High-density development will happen at the other end of the beach strip, where Nuevo Vallarta has apparently beat out Puerto Vallarta to become the site of a new convention center that will serve to attract more hotels and, it is whispered, a casino. Mexico does not now have gambling, but anything is possible here, particularly with foreign assistance. Puerto Vallarta wanted to put the convention center on the edge of the last remaining green spot in town, an ecologically threatened mangrove swamp. This month, pressure from environmentalists apparently convinced its investors to switch to Nuevo Vallarta.
Between Nuevo Vallarta and Punta de Mita, the infrastructure is being completed for further development under tight environmental regulations. The four-lane highway that was built north from the Puerto Vallarta airport halfway around the bay to Bucerias in 1999 will be extended all the way to Punta de Mita; this $25 million project, funded by the federal government, will start next month.
Most of the land here is privately owned, and the process of acquiring it for development is being coordinated by FONATUR. This agency loftily defines its role as being a provider of “planning tools for designing sustainable resort cities which harmonize Ecological, Urban, and Social considerations with Tourism and Business activity.” It is also essentially a bank for the development of tourism, finding financing and providing low-cost loans, and has been a leading force in the development of resorts at Los Cabos, Cancun, Puerto Escondido and Loreto.
FONATUR wants to drive development as hard as it can, without wrecking the environment. Its master plan for the bay, a blueprint for vigorous development, also includes emphasis on water treatment, bay pollution, and protection for ecologically delicate areas. Every development project needs to spell out its water system in an environmental impact report, and include a water treatment plant in its construction. Some golf courses are now watered by desalinization. “It’s getting hard to build here,” says Alexis Burwell of La Punta Realty, with considerable respect for the rules that make it that way, and their enforcement.
Those who do build, though, or promise to, are doing very well. There are a a score of active developments along the coast now, and Burwell says the properties are selling well, from the self-contained complex in Nuevo Vallarta with condos, private villas, shopping center, golf course, marina and spa, to the dozen lots up the coast “in a pristine cove on a private beach bordering an ecological preserve.” Or perhaps you’d be interested in an “Amazing protected cove and private beach; Perfect for hotel site.”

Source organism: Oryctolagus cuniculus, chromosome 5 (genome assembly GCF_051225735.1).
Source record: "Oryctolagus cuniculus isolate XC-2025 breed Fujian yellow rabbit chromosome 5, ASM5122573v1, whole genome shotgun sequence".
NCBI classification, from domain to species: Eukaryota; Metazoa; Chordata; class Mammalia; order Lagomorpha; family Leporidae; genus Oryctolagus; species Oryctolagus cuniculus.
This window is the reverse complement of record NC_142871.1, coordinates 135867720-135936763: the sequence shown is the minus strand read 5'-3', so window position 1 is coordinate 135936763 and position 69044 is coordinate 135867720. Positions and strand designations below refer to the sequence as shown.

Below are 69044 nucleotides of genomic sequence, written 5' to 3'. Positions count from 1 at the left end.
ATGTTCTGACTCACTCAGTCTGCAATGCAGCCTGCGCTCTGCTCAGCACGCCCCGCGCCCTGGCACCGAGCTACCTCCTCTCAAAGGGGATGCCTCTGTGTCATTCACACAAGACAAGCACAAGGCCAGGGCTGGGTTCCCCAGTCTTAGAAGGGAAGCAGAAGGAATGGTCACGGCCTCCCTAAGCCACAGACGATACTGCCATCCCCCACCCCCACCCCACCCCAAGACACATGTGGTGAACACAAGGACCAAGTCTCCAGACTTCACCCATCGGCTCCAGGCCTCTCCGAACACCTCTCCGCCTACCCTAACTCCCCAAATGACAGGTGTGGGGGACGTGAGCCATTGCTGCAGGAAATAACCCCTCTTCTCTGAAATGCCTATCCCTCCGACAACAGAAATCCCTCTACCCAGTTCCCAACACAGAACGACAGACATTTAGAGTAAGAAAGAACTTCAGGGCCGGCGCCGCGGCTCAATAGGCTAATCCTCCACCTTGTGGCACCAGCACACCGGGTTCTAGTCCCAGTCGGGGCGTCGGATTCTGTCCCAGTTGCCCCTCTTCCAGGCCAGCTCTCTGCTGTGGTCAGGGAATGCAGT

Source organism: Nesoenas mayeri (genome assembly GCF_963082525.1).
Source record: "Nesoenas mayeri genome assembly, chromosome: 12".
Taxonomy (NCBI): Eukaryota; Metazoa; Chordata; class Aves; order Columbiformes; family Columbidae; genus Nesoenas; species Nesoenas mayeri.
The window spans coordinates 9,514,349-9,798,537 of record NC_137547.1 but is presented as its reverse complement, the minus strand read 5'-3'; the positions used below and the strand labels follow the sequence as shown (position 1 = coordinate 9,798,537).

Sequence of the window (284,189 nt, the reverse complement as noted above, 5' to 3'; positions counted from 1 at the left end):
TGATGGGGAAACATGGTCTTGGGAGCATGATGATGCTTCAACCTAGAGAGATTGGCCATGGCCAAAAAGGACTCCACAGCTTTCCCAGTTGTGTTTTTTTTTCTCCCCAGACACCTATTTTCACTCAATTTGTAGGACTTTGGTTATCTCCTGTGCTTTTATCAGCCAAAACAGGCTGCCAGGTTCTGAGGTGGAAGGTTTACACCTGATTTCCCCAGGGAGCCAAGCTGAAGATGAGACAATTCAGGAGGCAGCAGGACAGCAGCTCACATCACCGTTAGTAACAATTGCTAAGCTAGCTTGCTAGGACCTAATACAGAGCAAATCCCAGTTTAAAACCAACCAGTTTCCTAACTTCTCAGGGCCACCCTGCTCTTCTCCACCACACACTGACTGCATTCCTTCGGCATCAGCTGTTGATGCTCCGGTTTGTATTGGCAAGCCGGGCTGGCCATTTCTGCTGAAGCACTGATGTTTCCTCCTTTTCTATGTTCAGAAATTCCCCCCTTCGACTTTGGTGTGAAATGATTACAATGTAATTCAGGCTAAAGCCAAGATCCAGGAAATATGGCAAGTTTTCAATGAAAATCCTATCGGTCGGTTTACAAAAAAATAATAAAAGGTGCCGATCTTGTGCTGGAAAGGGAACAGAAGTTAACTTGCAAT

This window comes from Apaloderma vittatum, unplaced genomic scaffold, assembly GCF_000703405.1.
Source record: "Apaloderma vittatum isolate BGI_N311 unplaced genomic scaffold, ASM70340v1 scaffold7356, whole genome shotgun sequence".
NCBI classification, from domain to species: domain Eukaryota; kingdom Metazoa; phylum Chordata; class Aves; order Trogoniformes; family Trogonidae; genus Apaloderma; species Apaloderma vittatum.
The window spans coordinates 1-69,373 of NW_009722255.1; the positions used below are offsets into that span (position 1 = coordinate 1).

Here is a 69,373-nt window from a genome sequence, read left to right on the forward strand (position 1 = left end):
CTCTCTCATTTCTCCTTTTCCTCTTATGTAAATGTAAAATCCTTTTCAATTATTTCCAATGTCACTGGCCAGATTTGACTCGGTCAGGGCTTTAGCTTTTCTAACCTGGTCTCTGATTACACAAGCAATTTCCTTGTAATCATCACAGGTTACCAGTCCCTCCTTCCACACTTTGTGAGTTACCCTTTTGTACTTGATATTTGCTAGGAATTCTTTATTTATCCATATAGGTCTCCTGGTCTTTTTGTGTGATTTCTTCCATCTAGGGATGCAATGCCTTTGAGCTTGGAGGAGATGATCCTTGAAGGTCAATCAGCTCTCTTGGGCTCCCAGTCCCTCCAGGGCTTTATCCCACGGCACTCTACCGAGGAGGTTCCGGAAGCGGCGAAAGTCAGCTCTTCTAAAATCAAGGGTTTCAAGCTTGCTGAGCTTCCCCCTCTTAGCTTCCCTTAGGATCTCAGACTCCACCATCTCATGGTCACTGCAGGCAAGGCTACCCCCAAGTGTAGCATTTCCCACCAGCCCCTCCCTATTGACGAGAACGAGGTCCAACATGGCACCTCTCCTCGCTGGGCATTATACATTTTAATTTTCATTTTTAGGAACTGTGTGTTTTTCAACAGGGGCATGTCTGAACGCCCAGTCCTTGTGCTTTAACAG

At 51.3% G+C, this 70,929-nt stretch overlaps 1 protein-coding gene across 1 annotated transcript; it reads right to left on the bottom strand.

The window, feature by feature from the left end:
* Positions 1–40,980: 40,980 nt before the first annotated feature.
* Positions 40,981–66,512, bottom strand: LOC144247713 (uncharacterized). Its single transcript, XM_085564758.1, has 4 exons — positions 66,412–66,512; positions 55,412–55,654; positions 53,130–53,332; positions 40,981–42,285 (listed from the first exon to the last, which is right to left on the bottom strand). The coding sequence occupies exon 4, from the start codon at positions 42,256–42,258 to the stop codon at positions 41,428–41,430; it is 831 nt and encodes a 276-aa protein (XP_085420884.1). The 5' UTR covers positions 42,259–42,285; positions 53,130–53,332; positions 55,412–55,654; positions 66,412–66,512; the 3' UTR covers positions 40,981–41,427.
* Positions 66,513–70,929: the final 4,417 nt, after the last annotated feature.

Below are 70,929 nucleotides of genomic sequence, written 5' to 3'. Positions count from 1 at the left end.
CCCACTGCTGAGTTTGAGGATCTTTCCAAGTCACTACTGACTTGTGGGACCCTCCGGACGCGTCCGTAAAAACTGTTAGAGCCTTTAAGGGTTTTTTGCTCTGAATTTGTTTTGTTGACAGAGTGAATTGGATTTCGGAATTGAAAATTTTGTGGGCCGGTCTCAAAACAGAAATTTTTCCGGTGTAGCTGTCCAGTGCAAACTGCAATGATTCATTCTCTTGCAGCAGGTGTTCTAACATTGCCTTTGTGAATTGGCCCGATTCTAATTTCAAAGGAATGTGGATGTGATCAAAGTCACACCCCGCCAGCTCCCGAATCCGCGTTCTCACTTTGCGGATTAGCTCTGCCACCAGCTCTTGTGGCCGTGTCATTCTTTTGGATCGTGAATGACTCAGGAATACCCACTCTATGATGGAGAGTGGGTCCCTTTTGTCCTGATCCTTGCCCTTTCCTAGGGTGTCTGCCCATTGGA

Most of the money for this development, several real estate agents told me, is from Mexican and other North American sources. There are also Spanish and Italian investors, and Japanese backers are always rumored, particularly in stories about a casino. “Every time we hear about the Japanese, it’s usually just a story to hide the real backers,” says Ron Walker, a Puerto Vallarta consultant. Some of Mexico’s banks, which also fund development, have been sold to companies in the U.S., Spain and Hong Kong.
FONATUR is eager for any kind of investment. The agency’s director, John McCarthy, says the source of tourist development money is irrelevant to Mexico; the important thing is the promotion of the investment. FONATUR has a $137 million kitty to help the process along in the next two years.
Puerto Vallarta is pushing its residential colonias to the edge of the mountains and up the Valley of Banderas. Its growth as a tourist center, Walker thinks, can only come via eco-tourism, which is already its fastest-growing segment. In the global economy, Walker points out, Puerto Vallarta competes with Paris and Rome for tourists. “I think it’s illogical for us to compete on an international scale, when we have a competitive advantage in ecology,” he says. “Mexico is a country which is linguistically and ethnically the most varied, and with the most biodiversity, in the world. That’s the area where I think we should give emphasis. I can’t think of any country that offers it in such abundance as Mexico does.”
Fifteen miles south of Puerto Vallarta, at the Boca de Tomatlán, the highway veers inland and the rest of the coast to the southern tip of the bay at Cabo Corrientes is very difficult to reach. But the mountainous jungle is a magnificent haven for Walker’s eco-tourism. Here the state of Jalisco and the local municipio of Cabo Corrientes are working to improve the infrastructure of small coastal communities such as Yelapa so as to facilitate tourism here as well. The dilemma of building roads to some of these places, solving the problem of how to reach such remote sites by sacrificing their most attractive asset, their isolation, continues to vex planners and residents. But development of the north bay beaches will put increasing pressure on the jungled coast to the south, the last open area available. From tip to tip, the entire bay is now in play.